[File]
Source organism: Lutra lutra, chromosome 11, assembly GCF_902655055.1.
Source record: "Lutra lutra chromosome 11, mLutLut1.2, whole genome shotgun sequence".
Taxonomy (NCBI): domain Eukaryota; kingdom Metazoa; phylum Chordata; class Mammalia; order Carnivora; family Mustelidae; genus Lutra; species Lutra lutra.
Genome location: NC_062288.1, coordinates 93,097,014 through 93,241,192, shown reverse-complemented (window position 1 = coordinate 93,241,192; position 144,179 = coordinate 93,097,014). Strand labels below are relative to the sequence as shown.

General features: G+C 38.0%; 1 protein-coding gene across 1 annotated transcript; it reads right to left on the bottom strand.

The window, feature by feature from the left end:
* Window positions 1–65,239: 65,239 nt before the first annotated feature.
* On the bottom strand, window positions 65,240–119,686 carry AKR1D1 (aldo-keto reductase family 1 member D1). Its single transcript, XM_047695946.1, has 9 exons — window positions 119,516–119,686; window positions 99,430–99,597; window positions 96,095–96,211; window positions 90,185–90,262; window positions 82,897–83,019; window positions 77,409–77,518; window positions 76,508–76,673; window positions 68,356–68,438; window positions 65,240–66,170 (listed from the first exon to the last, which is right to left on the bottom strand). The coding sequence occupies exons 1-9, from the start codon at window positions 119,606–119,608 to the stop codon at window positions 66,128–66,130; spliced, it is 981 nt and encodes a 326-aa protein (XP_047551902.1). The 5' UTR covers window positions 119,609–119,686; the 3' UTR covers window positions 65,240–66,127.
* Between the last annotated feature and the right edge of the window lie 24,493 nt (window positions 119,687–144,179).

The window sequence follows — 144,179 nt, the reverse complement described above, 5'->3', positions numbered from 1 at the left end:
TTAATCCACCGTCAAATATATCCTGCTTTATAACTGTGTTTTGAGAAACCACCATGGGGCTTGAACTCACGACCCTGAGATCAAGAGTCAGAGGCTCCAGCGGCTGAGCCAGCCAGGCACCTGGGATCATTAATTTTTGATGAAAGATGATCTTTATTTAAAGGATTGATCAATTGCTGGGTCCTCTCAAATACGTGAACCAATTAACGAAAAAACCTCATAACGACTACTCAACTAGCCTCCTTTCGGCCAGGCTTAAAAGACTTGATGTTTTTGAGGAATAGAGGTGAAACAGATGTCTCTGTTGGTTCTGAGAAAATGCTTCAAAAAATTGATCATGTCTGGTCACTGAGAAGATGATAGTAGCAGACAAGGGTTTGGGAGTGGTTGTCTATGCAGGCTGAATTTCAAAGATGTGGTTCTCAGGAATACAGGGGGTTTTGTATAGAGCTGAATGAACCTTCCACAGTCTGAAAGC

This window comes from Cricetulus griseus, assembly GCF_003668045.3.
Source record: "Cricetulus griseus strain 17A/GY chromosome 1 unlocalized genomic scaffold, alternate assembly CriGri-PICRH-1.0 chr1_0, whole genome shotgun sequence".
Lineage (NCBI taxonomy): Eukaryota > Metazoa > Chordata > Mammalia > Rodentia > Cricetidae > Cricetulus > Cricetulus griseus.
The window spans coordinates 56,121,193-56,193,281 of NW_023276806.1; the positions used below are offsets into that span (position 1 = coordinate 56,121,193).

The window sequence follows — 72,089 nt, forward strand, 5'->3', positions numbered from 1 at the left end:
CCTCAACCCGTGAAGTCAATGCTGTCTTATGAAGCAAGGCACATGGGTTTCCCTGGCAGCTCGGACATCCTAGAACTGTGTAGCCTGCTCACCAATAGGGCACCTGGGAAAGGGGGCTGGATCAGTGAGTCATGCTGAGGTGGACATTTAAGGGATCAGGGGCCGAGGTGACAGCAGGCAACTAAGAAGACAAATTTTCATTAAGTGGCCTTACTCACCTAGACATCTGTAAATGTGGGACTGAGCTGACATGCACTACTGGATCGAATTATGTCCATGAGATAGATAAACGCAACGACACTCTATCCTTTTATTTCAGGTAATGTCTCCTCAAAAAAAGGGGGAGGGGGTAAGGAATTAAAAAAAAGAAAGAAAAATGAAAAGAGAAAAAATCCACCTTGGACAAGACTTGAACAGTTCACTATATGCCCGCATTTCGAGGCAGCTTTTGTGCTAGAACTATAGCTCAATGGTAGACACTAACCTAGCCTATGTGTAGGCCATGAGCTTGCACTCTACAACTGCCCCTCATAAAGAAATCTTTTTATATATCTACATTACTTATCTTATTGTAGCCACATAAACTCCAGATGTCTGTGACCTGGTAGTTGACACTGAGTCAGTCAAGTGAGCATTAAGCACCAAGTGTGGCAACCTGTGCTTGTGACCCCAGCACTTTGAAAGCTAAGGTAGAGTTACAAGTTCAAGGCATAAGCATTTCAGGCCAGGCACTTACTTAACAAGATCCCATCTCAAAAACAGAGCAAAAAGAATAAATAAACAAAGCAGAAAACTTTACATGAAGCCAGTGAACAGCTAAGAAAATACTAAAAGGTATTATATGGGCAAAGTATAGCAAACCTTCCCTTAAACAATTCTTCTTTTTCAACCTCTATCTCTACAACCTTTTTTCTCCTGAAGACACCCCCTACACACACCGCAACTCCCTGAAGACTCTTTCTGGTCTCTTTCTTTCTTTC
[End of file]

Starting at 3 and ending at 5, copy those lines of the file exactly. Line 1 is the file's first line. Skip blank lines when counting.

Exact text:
Taxonomy (NCBI): domain Eukaryota; kingdom Metazoa; phylum Chordata; class Mammalia; order Carnivora; family Mustelidae; genus Lutra; species Lutra lutra.
Genome location: NC_062288.1, coordinates 93,097,014 through 93,241,192, shown reverse-complemented (window position 1 = coordinate 93,241,192; position 144,179 = coordinate 93,097,014). Strand labels below are relative to the sequence as shown.

General features: G+C 38.0%; 1 protein-coding gene across 1 annotated transcript; it reads right to left on the bottom strand.